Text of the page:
Kaká not what MLS needs, but he certainly won’t hurt

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Noah Davis made a good point on this site yesterday. MLS has greater needs than another big name star. We’ve seen the effect a player like Thierry Henry’s had, and it’s just not the same as David Beckham’s. The contribution on the field is immense, and that addresses a number of needs (quality of play, general perception of league – both domestically and internationally), but when you’re talking about a $5 million annual salary (and Kaká will certainly earn more), it’s worth considering the other places you can put that money.

Thankfully, MLS is in a situation where it doesn’t have to be an either-or scenario. Just because one affluent team snags a former Ballon d’Or winner doesn’t mean the league can’t make developing and keeping young talent a priority. Perhaps the messages are mixed – the headline-grabbing veterans overshadowing the dedication to nurturing talent – but the reality is clear. You can have players like Beckham, Henry, and Kaká and still be serious about other aspects of the league.

All things being equal, I’d rather the league spend more money on retaining and developing young players than luring icons, but presenting that as a dichotomy is a common flaw of our rhetoric. As we debate issues and try to develop preferences, it helps to juxtapose two ideas against another, if for no other reason than to narrow the discussion. But once we’ve made that evaluation, we often forget to step back and remember the world’s more complicated than a light switch. Even after we’ve developed preferences, we don’t always have to choose. Just because the league pursues Kaká doesn’t mean that is MLS’s (or even the Galaxy’s) top-line priority.

The obvious rebuttal: Why not just take the eight or 10 million per season you’re going to give Kaká and put it straight into development? It’s a good suggestion, but somebody would need to assess what you’re getting for that extra money. Are there players being missed or under-developed now that a surge into development efforts would save? How efficiently can that money be spent before various factors bring on diminishing returns? And we can’t ignore the argument that having players like Kaká and Henry help the league’s brand and quality. That may have an effect on the bottom line which would allow greater long-term investment.

Based on what was overheard at MLS Cup, Major League Soccer is committed to investing more money in the on-field product. There are CBA issues to work out, but if those obstacles are hurdled, you could see more Javier Morales-types brought into the league while players like Omar Gonzalez and Brek Shea are given greater incentive to stay home.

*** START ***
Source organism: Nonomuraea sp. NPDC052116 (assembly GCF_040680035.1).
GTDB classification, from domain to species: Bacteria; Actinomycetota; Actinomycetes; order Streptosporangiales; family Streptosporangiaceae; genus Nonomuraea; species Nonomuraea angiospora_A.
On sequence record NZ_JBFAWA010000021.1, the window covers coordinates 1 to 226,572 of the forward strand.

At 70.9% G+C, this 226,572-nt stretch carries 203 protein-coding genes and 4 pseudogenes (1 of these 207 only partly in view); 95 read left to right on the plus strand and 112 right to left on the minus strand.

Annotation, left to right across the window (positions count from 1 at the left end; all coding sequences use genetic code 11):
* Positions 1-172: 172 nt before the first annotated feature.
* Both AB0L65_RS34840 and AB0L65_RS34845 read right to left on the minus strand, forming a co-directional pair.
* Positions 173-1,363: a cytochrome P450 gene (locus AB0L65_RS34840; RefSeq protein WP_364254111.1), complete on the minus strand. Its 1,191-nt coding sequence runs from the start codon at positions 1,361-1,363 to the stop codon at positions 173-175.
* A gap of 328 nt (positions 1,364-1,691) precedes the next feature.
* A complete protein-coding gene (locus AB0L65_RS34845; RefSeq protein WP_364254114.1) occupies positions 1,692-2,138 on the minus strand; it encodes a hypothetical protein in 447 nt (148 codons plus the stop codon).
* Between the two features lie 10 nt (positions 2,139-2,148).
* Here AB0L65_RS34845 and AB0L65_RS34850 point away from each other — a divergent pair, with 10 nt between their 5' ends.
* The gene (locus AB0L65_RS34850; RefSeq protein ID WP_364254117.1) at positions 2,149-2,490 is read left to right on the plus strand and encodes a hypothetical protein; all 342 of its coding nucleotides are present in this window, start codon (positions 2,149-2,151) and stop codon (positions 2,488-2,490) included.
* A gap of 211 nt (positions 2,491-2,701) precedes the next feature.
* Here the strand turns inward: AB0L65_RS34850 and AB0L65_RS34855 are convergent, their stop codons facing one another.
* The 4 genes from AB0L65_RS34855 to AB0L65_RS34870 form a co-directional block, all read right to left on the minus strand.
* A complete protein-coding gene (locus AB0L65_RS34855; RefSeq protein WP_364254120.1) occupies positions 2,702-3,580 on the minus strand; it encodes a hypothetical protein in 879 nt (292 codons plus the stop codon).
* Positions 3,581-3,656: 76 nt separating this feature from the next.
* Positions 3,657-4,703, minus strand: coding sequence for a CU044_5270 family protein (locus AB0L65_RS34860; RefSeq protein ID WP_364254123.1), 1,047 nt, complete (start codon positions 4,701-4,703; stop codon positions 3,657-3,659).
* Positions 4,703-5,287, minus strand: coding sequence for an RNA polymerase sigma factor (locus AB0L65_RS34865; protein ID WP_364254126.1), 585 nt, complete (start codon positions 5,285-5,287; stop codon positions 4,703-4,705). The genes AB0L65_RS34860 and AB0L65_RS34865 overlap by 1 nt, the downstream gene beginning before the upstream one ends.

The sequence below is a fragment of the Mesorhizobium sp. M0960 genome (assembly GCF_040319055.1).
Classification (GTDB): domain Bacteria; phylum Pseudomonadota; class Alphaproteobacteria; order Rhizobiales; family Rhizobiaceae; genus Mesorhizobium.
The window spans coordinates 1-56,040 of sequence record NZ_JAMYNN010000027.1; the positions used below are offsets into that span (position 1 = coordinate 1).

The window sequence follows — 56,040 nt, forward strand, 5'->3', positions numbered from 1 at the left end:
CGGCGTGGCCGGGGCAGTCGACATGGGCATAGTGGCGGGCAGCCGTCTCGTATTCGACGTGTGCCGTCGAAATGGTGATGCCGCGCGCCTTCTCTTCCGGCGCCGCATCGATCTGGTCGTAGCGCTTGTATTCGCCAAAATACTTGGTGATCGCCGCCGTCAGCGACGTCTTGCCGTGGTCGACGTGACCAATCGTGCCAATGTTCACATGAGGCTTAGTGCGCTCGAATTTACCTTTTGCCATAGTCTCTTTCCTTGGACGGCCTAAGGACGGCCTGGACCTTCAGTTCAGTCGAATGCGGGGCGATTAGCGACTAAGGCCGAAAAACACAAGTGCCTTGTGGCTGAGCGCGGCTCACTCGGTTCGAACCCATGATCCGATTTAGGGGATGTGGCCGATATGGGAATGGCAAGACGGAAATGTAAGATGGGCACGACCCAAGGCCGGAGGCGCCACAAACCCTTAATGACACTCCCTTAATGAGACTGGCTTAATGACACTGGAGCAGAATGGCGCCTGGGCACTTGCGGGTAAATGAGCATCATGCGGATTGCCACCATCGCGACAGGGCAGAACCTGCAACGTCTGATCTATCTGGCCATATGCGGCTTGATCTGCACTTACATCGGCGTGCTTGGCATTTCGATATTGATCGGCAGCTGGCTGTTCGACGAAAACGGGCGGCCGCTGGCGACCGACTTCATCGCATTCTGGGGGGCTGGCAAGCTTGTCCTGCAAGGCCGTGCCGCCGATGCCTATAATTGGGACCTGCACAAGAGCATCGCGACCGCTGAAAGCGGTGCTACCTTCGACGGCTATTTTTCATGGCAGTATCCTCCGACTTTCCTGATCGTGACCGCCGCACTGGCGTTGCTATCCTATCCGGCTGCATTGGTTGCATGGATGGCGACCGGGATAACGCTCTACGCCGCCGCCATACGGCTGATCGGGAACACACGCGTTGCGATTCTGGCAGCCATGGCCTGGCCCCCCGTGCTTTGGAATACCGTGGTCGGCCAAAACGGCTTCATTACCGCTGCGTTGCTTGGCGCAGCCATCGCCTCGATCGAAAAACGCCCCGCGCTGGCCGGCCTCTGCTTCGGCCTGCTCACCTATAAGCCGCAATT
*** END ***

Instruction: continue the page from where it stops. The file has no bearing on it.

Nothing about the Galaxy buying Kaká would preclude that investment. Thus, the choice becomes simple: Would you like to have a league with Kaká? Or one without Kaká?

Manuel Pellegrini takes the reins at West Ham United

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West Ham United was said to be chasing Rafa Benitez, and instead got a manager with more recent big time success.

Manuel Pellegrini is the new boss at West Ham, returning to the league which saw him guide Manchester City to a Premier League title and two League Cups.

[ MORE: Man Utd after pair of mids ]

The 64-year-old Chilean is well-traveled, and most recently managed Hebei China Fortune. He was released from his contract with the Chinese Super League side last week.

Pellegrini has also led Villarreal, Real Madrid, and Malaga since arriving from South America in 2004.

From WHUFC.com:

“I think that West Ham had a difficult season last season and I hope that next season we are going to play football that will delight the fans. I always play attacking football and we must try to reach important targets in the season.

“Every time you have a meeting you have feelings about whether it was a good meeting or a bad meeting and I had the meeting with him, just talking about football and talking about West Ham.  We agreed on a lot of things he wants for this Club in the way I think a football club must be managed, so we have a lot of common ideas.”

Pellegrini is missing more than a few elements to play the way he’d like to play, and his arrival could spell the end for long-time players like Mark Noble. It could also be a boon for Pablo Zabaleta as the former Man City pair is reunited in London.

West Ham has spent freely in recent years, and Pellegrini’s status could help it land a breed of player unavailable to Sam Allardyce, Slaven Bilic, and David Moyes.

Transfer rumors: Man Utd after pair of midfielders; Liverpool eyes Lascelles

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The transfer rumors continue as players hope to have their futures sorted ahead of next month’s World Cup.